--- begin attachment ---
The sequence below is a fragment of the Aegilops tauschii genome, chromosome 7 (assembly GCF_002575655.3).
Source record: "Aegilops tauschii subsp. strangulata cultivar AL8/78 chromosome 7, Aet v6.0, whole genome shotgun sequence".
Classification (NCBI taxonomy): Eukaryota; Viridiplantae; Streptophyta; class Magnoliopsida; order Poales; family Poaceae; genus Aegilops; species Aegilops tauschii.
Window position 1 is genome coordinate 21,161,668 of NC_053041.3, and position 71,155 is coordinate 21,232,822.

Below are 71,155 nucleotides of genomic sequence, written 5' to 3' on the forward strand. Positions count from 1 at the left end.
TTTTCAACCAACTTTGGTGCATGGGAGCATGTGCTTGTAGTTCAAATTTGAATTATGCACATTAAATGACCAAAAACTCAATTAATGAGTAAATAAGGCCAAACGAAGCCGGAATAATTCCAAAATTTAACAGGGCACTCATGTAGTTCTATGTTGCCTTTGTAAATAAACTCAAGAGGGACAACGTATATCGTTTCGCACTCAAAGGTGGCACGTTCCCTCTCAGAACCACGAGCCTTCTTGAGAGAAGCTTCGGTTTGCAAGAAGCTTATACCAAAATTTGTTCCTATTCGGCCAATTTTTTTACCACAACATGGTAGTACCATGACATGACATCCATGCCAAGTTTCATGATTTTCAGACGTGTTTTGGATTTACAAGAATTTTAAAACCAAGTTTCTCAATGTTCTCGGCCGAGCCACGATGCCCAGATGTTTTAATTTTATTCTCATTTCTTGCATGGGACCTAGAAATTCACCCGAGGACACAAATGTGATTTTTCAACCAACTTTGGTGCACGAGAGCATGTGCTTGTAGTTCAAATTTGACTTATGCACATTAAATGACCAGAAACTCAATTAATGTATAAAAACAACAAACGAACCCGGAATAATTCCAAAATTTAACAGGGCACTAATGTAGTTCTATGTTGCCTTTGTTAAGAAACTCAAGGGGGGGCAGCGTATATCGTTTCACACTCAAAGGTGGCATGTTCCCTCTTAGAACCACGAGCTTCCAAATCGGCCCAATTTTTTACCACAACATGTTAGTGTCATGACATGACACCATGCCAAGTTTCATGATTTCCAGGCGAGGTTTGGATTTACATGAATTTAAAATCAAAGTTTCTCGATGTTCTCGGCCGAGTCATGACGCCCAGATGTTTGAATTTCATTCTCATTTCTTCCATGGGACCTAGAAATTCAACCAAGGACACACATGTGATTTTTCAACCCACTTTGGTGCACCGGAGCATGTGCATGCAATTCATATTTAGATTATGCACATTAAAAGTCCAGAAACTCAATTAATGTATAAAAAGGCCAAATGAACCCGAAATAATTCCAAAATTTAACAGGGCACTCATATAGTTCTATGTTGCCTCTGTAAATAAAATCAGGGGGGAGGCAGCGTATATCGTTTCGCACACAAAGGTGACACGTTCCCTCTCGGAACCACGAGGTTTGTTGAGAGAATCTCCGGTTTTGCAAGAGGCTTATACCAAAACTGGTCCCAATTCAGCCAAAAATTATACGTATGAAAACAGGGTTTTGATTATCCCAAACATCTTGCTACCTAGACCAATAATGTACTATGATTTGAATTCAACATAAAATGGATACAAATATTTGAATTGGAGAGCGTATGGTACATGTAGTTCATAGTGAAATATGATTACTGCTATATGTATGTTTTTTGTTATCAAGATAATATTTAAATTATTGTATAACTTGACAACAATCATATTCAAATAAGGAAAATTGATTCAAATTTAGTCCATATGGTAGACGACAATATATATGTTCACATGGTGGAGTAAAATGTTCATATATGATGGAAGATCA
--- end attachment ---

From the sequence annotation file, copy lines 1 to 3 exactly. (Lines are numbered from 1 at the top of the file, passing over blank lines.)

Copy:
The sequence below is a fragment of the Aegilops tauschii genome, chromosome 7 (assembly GCF_002575655.3).
Source record: "Aegilops tauschii subsp. strangulata cultivar AL8/78 chromosome 7, Aet v6.0, whole genome shotgun sequence".
Classification (NCBI taxonomy): Eukaryota; Viridiplantae; Streptophyta; class Magnoliopsida; order Poales; family Poaceae; genus Aegilops; species Aegilops tauschii.